The CoMotion Dance Project was launched in 2006 by Karen Kaufmann, professor of dance at the University of Montana, to support the philosophy that movement can enliven the learning experience for many students, especially those who don’t learn easily through traditional methods.
To read the entire story on CoMotion, find this issue on newsstands now. To read more about Montana all year, subscribe now.
Butterfly Whisperer: Artist helps Yellowstone visitors learn about beautiful bugs
Story by CORINNE GARCIA
Photos by LYNN DONALDSON
A wildlife tour in Yellowstone National Park has often been compared to an African safari. But instead of zebras, lions and elephants, Yellowstone guests look for bison, elk and bears. Some even see a wolf if they’re lucky.
For many park visitors, seeing these large animals graze beside brightly colored hot pots and amid steam from nearby geysers is so out of the norm that it’s easy for them to overlook the smaller, more elusive creatures that exist amongst them.
But for Gardiner-based artist and wildlife biologist George Bumann, it’s the butterflies that intrigue him the most, and he’s helping other park visitors understand their significance. It’s not only the butterflies’ beauty that fascinates him, but also by their role in the park’s overall ecosystem.
“In Yellowstone, people get attached to those mega animals: the elk, bears and wolves,” Bumann said. “But what’s really amazing about this place is the tie between geology, plants and animals as they relate to each other; it’s a very tight-knit system.”
With 134 known species of butterfly living within the Greater Yellowstone Ecosystem (out of a total of 725 in North America), the diversity inside and around the park is uncommonly high. For this reason, Yellowstone makes it onto most butterfly hobbyist’s bucket lists.
Yellowstone’s resident butterfly expert George Bumann introduces Hayden’s ringlet
Favorite butterfly: Hayden’s ringlet
Why? It is known as a Yellowstone area endemic, meaning it is found here and nowhere else outside of the region. The species derives its name from Ferdinand Vandeveer Hayden, leader of the U.S. Geological Survey expedition that documented the wonders of Yellowstone in 1871, resulting in its establishment as the world’s first national park.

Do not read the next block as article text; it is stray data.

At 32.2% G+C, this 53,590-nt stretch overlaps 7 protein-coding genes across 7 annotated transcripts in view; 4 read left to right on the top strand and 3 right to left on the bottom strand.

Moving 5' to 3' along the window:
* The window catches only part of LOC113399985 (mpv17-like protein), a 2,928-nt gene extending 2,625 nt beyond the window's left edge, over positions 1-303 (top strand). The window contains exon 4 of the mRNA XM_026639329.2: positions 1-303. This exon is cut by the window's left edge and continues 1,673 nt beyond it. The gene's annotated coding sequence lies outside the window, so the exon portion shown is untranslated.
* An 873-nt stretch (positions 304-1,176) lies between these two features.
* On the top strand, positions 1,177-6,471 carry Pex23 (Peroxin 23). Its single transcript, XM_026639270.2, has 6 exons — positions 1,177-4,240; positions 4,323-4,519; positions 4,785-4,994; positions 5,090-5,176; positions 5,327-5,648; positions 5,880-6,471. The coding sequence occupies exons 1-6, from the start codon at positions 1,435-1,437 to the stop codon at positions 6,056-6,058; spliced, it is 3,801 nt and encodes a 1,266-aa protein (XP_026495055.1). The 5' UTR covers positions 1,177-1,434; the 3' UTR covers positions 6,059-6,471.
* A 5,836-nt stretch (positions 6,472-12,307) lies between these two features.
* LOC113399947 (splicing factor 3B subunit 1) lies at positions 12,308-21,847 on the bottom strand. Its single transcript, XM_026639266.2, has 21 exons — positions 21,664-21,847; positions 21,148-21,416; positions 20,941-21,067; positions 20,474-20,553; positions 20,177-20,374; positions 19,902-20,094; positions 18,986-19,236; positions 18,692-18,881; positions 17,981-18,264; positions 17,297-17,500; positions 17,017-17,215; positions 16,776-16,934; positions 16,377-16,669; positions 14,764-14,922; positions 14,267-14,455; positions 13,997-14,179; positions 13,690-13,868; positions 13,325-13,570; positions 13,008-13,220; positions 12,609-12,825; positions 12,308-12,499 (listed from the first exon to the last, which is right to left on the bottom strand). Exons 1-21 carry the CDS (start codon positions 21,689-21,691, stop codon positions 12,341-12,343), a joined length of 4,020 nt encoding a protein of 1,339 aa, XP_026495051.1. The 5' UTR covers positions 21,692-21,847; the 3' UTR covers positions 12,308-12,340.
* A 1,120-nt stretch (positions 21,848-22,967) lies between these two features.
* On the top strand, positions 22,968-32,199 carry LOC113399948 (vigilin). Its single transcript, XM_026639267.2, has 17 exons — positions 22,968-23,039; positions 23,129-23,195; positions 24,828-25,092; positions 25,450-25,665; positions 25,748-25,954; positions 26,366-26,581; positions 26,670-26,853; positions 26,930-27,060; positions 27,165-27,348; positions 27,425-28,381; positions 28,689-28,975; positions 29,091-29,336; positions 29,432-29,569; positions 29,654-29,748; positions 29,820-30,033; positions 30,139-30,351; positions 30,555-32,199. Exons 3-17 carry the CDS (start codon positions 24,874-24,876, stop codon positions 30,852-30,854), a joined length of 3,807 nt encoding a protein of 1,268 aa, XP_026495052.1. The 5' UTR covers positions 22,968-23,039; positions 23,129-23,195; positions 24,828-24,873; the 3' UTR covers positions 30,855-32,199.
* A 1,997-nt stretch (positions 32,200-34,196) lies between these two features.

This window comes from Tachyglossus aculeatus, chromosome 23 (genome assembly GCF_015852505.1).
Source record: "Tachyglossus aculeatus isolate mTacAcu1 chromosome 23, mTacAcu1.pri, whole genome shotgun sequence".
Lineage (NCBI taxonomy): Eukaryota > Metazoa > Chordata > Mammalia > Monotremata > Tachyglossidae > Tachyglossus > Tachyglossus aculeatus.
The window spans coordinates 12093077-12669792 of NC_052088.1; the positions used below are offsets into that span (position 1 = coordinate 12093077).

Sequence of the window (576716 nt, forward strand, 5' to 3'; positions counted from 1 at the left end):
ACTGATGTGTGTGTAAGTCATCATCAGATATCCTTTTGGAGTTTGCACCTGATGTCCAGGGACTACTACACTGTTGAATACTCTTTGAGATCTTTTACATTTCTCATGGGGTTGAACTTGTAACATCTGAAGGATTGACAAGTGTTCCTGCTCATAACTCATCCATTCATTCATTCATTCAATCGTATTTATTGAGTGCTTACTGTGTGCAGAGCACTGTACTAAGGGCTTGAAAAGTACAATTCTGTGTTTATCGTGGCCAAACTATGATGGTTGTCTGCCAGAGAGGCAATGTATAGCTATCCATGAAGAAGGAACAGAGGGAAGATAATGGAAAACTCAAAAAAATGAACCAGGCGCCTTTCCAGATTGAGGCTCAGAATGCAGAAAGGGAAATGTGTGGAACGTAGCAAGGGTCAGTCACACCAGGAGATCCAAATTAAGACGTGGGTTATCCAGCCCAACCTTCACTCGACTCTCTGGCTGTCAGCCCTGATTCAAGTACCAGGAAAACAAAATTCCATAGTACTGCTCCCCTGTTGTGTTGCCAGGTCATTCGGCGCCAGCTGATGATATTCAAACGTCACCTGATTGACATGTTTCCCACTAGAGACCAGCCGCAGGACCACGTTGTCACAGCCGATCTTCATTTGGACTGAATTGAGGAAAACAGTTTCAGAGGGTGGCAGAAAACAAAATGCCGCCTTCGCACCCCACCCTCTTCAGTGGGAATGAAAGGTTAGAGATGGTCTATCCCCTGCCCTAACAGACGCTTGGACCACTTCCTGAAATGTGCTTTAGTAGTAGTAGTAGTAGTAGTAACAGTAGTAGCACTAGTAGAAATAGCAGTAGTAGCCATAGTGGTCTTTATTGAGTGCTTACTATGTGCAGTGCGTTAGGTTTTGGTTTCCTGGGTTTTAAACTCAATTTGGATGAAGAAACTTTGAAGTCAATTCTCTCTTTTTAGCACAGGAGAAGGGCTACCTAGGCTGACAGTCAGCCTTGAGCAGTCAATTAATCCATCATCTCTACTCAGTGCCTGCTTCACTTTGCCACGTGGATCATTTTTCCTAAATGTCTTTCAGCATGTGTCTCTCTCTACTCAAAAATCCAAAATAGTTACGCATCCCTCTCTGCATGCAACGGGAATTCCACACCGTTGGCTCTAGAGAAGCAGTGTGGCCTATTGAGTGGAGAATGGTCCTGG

What are some of its signature markings? The Hayden’s Ringlet is identified by its smooth, warm, gray color above and below, but when you see the underside of this quarter-sized insect’s hind wing, it has a wonderful row of orange eye spots near the back edge with large black pupils and silver-white centers. (Another signature feature) is its “fatalistic” flight pattern. When flitting about the open meadows of Yellowstone, the Hayden’s ringlet flies as if it is catching itself from a fall with each wingbeat. It’s a most dramatic thespian!
What is its migration pattern? This butterfly does not migrate, as with most species found in Yellowstone, but is limited to the mountainous areas of the northern Rocky Mountains. Thankfully, where you find it, you may find lots.
To read the entire story on the butterfly whisperer, find this issue on newsstands now. To read more about Montana all year, subscribe now.
Lightweight packrafts provide adventure on Sun River
Story and photos by BILL CUNNINGHAM
It happened in a microsecond.
Sable, my co-adventurer Jerad White’s black lab, flipped his tiny raft by jumping out in the midst of a swirling whitewater rapid.
Jared was thrown into the watery mess as I, in an even smaller raft, came bearing down on top of him.
After the near collision I scooped up floating gear while Jared and Sable swam to shore.
This was only the beginning of our maiden packrafting voyage.
Combining backpacking with river floating, packrafting is an increasingly popular way to explore the wilderness.